Understanding Software End of Support

April 15, 2014

End of Support WarningWe’ve all received that ominous notice that the software we are using will soon no longer be supported – with the most recent example coming from Microsoft in regards to the end of support for Windows XP as of April 8th 2014. Even though this news tends to be received negatively, it doesn’t always have to be, as there are many legitimate reasons as to why a company would discontinue software support, and benefits that can come as a result of having to upgrade. The worst approach to dealing with end of support is to “do nothing”, and it is important to fully understand the reasons behind the decision and your options for moving forward.

What does “end of support” mean?

Before we begin, let’s first take a look at what the dreaded “end of support” means, and why many software companies choose to do this. When companies discontinue a site or service and stop development and support, this is referred as “sunsetting” the product. Many large companies do this as a way of herding customers into larger concentrated groups of users.  For smaller companies though, this is usually performed when several newer versions of the software have been released, and the cost to support older systems outweighs the benefits of maintaining them. More specifically, vendors who offer several versions of software must have their support team trained on all versions in order to manage any issues.  Once a system has reached a certain age, and only a minimum number of customers are using it, it becomes cumbersome to train new employees on old versions and load applicable technology in order to continue to support them.  There may also be several improvements to the system or inherent reasons why the product was never good from the start, which would validate sunsetting the product and ending support.

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Windows XP No Longer Supported after April 8, 2014

August 29, 2013

Windows XP No Longer Supported After April 8, 2014Guest post by Raymond Desjardins

After many warnings from Microsoft, it appears that they are going to completely stop supporting (including through Windows update) Windows XP on April 8, 2014.  Microsoft prefers to refer to this end of support as “sunset”.  For larger companies with a lot of their current computers running XP Pro it could be “twilight” before they can manage to upgrade to a supported version of Windows.  To fully realize the magnitude of the change required one must appreciate that XP presently occupies 37% of the installed desktop operating systems.  There are twice as many legal XP installations than Windows Vista, Windows 8, and all the versions of Mac OS and Linux COMBINED.  Since accountants in general would not be considered “early adopters”,  I wonder what the percentage of our installations are still running XP?  Since there is no straightforward one-step upgrade from XP to Windows 7 or 8, this will be a very time consuming upgrade.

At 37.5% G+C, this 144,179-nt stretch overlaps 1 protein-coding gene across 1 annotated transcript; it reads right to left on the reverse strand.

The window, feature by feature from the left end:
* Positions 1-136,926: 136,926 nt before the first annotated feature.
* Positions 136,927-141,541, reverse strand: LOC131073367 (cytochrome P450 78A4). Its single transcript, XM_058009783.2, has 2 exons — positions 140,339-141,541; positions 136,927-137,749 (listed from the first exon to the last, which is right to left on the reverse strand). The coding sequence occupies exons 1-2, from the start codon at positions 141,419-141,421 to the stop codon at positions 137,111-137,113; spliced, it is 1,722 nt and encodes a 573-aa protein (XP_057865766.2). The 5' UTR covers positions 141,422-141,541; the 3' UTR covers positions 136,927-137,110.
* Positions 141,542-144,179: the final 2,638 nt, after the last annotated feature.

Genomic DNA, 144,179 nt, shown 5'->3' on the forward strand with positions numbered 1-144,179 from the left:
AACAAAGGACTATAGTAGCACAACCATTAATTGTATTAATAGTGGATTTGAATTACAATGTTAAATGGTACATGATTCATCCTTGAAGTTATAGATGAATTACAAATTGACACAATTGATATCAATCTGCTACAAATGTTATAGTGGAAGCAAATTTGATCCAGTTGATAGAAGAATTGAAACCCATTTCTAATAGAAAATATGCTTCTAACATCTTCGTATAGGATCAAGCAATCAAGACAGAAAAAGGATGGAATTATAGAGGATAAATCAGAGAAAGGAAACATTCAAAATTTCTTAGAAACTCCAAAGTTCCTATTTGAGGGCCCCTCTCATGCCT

Although the first reaction would be that we don’t really need to change from XP if it still works, the reality is that XP is a relatively vulnerable operating system with nowhere near the security underpinnings of Windows 8,  or even Windows 7 or Vista for that matter.  Once they stop patching XP with weekly updates, it will be even more open to hacks and security breaches.

 When upgrading, XP users will have to decide whether they want the relative familiarity of Windows 7 (which is due for sunset in 2020), or go all the way to Windows 8 with a projected sunset date of 2022.  They will have to measure the few additional support years of Windows 8 against the learning curve as opposed Windows 7.  Notwithstanding how much I prefer Windows 7 to Windows 8, I would personally upgrade my existing (active) XP installations to Windows 8.

 Whatever one decides, one thing is clear – it’s well past the time to retire Windows XP.  It was a fine operating system in its day and may it rest in peace.

Office 2013: A Second Opinion

February 14, 2013

In a guest post on this blog, David Silva shared his impressions of moving to Office 2013. I recently went through the process of upgrading to both Windows 8 and Office 2013. After two weeks I had to move back to Windows 7 (but that’s a discussion for a different day). At the same time I took the opportunity to revert to Office 2010.

Why did I do that? Is Office 2013 so bad / ugly / undesirable? The answer for me is a little bit “yes” and a little bit “no”. I do find the look and feel disconcerting – it’s flat, and somewhat retro, and clearly designed with tablets and full screen in mind. I’m still using a laptop as a desktop replacement (and an iPad for mobility), so this dinosaur struggled to discern the overlapping windowed Office 2013 apps on my large second monitor – a consequence of the flattened look. Plus, to me it just looks ugly.

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Moving to Microsoft Office 2013

January 28, 2013

Guest blog by David Michaelangelo Silva

Experience with Office 2013

I recently made the move to Microsoft Office 2013 and thought I would share my experience as well as some tips and tricks for getting started.

First of all, Office 2013 is not something to be afraid of. Making the jump from Office 2007 or 2010 is quite easy. The main differences are found in the user interface design and colour scheming while the basic layout remains the same. Of course, jumping from Office 2003 to 2013 will be a significant jump, however, if you are still using Office 2003 you are missing out on a lot.

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